How to Travel By Train in Switzerland

How to Travel By Train in Switzerland
Traveling by train in Switzerland is efficient, fast, and relaxing. Trains are clean, punctual, and scenic. It is possible to take a train just about anywhere. Trains connect airports with major cities and remote mountain villages. Board a train at Geneva airport, and within a couple of hours you will find yourself in the middle of the mountains. Most destinations are serviced by a train every 30 minutes. The plethora of trains and routes gives travelers freedom and flexibility---and makes for a worry-free vacation.

Instructions

Difficulty: Moderately Easy

Things You’ll Need:
  • In order to plan your trip, download a free PDF map of the Swiss rail system from http://swisstravelsystem.ch/en/content/geography/geography/.
  • In order to plan your trip, download a free PDF map of the Swiss rail system from http://swisstravelsystem.ch/en/content/geography/geography/.
Step 1
Plan your travel using the website www.sbb.ch/en. Simply type in your starting and ending point and the website will provide you with train times and transfer information. Don't be surprised if there are only five minutes between connections. This is typical in Switzerland and is very feasible.
Step 2
Save money by researching rail passes prior to your visit online at http://www.swisstravelsystem.com. Answer the questionnaire and the website will recommend which pass to buy. Passes can be bought online or upon arrival in Switzerland.
Step 3
Tickets can be purchased from the kiosk, at the train station or from the ticket machines. Machines require a credit/debit card with a pin. A surcharge is applied when buying tickets on the train.
Step 4
Train reservations are not required, except when traveling on the following special train lines: Bernina Express (running daily between Chur and Tirano) and the Glacier Express (running from St. Moritz to Zermatt).
Step 5
Luggage can be stored under the seat, between seats, or at the end of the car. Or opt to have the Swiss Rail system transport your luggage for you. More information is available online at http://www.swisstravelsystem.ch/en/content/travel/baggage/.

Tips & Warnings

 
Tips • There are four different categories of trains.IC (InterCity) and ICN trains are faster and more luxurious than the RE (Regio Express) and IR (InterRegio) trains. • Most trains offer first and second class. First class is typically about 50 percent more expensive and offers more leg room and comfortable seats. • A knife and fork symbol on a timetable or on a departure board indicates that a dining car is available. Most other trains will have a RailBar (a rolling cart) which offers sandwiches, snacks and drinks. • Bikes can be hired at many train stations. When you are tired of cycling, you can simply hand them into the closest train station. • Dogs are welcome on Swiss trains. If they are over 30cm tall and can't fit in a basket, then you will need to buy them their own ticket. This will cost half the price of a second-class ticket. • IC (InterCity) double decker trains typically include a family wagon in the second-class carriages. This is indicated by the symbol FA in the timetable. A family wagon offers a play area for kids. • If traveling with your own bike, check whether bikes are allowed on the train. This is indicated by a picture of a bike on the timetable or departure board.As of August 2009, a charge of 10CHF applies when loading your own bike.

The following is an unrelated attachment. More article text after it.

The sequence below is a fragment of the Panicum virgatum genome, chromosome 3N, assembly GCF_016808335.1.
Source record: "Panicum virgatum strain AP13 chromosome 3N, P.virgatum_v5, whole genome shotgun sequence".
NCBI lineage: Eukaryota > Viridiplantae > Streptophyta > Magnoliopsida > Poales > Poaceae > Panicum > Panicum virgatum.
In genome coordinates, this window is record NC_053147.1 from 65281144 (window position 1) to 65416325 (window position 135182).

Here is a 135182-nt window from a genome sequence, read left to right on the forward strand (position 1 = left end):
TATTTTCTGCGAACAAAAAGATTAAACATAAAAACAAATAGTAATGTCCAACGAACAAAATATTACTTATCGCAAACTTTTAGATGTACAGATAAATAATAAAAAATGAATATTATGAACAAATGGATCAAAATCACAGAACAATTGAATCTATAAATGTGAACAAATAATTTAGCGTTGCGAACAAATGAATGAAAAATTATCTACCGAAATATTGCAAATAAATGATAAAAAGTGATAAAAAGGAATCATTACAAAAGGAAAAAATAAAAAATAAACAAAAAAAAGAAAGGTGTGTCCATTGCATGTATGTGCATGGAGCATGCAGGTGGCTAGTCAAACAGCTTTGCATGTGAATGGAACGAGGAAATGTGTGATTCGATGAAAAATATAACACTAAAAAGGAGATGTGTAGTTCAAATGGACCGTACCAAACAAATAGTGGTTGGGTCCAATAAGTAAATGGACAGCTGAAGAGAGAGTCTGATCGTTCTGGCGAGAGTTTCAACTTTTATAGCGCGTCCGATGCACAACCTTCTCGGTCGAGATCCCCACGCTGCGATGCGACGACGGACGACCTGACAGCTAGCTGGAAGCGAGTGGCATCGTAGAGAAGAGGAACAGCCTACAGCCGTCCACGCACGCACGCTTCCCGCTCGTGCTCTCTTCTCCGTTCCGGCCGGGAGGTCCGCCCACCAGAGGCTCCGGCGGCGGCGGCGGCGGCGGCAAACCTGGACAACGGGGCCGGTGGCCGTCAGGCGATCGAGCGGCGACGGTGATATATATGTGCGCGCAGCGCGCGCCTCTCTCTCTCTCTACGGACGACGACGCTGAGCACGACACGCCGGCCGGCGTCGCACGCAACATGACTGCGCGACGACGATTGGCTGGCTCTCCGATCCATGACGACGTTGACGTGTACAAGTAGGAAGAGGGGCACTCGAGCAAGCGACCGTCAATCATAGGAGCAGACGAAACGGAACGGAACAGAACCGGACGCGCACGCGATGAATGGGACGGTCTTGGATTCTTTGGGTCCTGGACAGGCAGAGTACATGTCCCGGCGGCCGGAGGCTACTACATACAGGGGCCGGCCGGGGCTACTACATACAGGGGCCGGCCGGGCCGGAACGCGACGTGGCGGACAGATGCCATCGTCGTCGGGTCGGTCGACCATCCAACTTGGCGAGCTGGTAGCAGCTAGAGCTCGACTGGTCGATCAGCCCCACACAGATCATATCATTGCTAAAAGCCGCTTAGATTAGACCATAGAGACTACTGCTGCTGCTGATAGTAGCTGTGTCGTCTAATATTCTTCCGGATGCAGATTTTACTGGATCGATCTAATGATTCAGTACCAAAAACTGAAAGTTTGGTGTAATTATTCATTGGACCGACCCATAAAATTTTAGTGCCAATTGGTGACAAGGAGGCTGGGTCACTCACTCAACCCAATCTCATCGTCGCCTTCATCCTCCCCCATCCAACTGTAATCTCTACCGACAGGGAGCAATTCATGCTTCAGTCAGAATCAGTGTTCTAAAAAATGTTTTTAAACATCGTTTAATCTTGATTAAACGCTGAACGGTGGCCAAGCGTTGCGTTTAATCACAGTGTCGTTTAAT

Tips
 
• There are four different categories of trains.IC (InterCity) and ICN trains are faster and more luxurious than the RE (Regio Express) and IR (InterRegio) trains.
 
• Most trains offer first and second class. First class is typically about 50 percent more expensive and offers more leg room and comfortable seats.
 
• A knife and fork symbol on a timetable or on a departure board indicates that a dining car is available. Most other trains will have a RailBar (a rolling cart) which offers sandwiches, snacks and drinks.
 
• Bikes can be hired at many train stations. When you are tired of cycling, you can simply hand them into the closest train station.
 
• Dogs are welcome on Swiss trains. If they are over 30cm tall and can't fit in a basket, then you will need to buy them their own ticket. This will cost half the price of a second-class ticket.
 
• IC (InterCity) double decker trains typically include a family wagon in the second-class carriages. This is indicated by the symbol FA in the timetable. A family wagon offers a play area for kids.
 
• If traveling with your own bike, check whether bikes are allowed on the train. This is indicated by a picture of a bike on the timetable or departure board.As of August 2009, a charge of 10CHF applies when loading your own bike.

Article Written By Alexandra Pallut

Alexandra Pallut is a travel, health and fitness writer based in Steamboat Springs, Colo. She has been writing her way around the world since 2008 and currently works with Ruba.com. Pallut graduated with a degree in English literature and French language from Lancaster University in Great Britain.

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